Top Ten

December 10, 2012

$12-million donation supports new design school at Kwantlen

lululemon athletica founder Chip Wilson announced Friday he will help fund a new $36-million school of design at Kwantlen Polytechnic University that will focus on high-tech clothing. Chip and his wife Shannon will donate $8 million, to be combined with $4 million from lululemon, to launch the Chip and Shannon Wilson School of Design at Kwantlen's Richmond campus. The BC government and the university will each contribute $12 million to the school. Set to break ground next fall, the school will include new teaching studios, gallery space for student exhibitions, and a "usability lab" where students can design, manufacture, and market clothing prototypes. The school will increase the academic space at the campus by 124% and offer a post-baccalaureate diploma in technical apparel design. Kwantlen News Release | BC News Release | Vancouver Sun

uManitoba faculty reorganization worries profs

"A lot of members are very stressed because they don't know what their future holds," says the president of the University of Manitoba Faculty Association about the institution's plans to reduce its number of faculties from 20 to 13. For example, the nursing faculty is concerned about where it will be housed if it and the human ecology faculty were to shift from the Fort Garry campus to the Bannatyne medical campus by summer 2014 under a reorganization of health sciences schools. uManitoba's VP academic told the campus there will be consultation through January, after which administrators will produce a draft proposal to go back for further consultation through April. Final decisions will be made in September 2013, for implementation on July 1, 2014. The faculty association president says there is not enough time for staff or students to digest and comment on the proposals. uManitoba's director of marketing and communications says there have been no decisions made yet about physical space. Winnipeg Free Press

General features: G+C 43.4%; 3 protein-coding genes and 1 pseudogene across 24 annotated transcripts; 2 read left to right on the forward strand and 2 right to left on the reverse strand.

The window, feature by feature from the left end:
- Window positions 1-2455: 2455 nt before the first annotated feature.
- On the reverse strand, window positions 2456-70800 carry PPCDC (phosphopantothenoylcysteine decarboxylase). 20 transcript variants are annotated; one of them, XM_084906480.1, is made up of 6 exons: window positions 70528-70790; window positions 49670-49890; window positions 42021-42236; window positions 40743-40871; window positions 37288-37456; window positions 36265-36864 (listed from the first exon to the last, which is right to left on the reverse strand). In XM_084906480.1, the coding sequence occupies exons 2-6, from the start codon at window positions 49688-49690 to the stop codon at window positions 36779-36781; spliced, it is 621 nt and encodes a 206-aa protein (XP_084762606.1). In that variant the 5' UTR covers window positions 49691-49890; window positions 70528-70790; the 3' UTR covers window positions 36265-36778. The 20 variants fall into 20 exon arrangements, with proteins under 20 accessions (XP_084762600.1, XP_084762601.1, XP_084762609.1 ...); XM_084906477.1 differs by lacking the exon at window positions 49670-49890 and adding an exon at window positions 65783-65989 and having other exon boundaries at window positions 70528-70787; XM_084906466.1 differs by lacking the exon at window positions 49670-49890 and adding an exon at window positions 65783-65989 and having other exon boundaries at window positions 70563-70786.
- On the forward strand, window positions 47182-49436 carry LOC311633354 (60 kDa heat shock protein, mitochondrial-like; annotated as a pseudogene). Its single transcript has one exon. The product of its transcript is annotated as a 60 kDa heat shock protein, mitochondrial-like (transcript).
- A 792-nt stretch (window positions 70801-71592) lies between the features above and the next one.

uRegina profs, staff raise concerns about cuts

More than 200 University of Regina professors and staff members have sent a letter to the institution's administration, raising concerns about possible budgetary decisions. It stems from uRegina's ongoing academic review and its request for all departments to look at ways to reduce their budgets by 3%. Specifically, the letter contends uRegina's increased administrative spending will erode academic programming. The letter outlines 4 requests: an immediate freeze of administrative hiring and salary increases; developing a 3-year plan for reducing university administration costs; developing a 3-year plan for restoring uRegina's academic mission "to its proper place"; and publishing an annual budget book. A uRegina spokeswoman says she wasn't surprised by the letter, given that the "faculty is understandably very concerned for the academic mission" -- a concern shared by administration. To remain one of the best comprehensive universities in Canada, "we all are going to have to tighten our belts," says the spokeswoman, who stresses uRegina's administrative units have also been asked to look for cost savings. "We want to drive as many resources as possible to the front line teaching and research part of the university and we're doing a lot of things to try to make that happen." Regina Leader-Post

uMontréal cancels Catania real estate deal

The Université de Montréal has cancelled a $28-million real estate deal to sell a historic former convent in Outremont to developer Groupe Frank Catania & Associates. uMontréal has decided there are too many obstacles to finalize the transaction, according to a university spokesman. The project has been opposed by a coalition of students and staff that initiated legal action to stop the deal, and the Charbonneau Commission on corruption is looking into Catania. uMontréal said Friday it would not extend its deal with Catania past December 31, noting the deal specified if the sale was not signed before that date the institution has the right to cancel the offer to purchase. The professor who led the coalition to fight the deal says he is pleased with uMontréal's decision, but also vows to fight to preserve the educational vocation of the former convent and its historic character. uMontréal News Release (in French) | Montreal Gazette

UoGuelph adopts institution-wide learning outcomes

The University of Guelph has adopted institution-wide learning outcomes designed to demonstrate and account for student knowledge and achievement beyond traditional grades. At a meeting last Monday, UoGuelph's senate approved the following learning outcomes: communication; critical and creative thinking; literacy; global understanding; and professional and ethical behaviour. The university's AVP academic says the learning outcomes will be embedded into the curriculum and are meant to complement existing educational programs and offerings. UoGuelph News Release

Ontario students worry teachers' labour action may affect university reference letters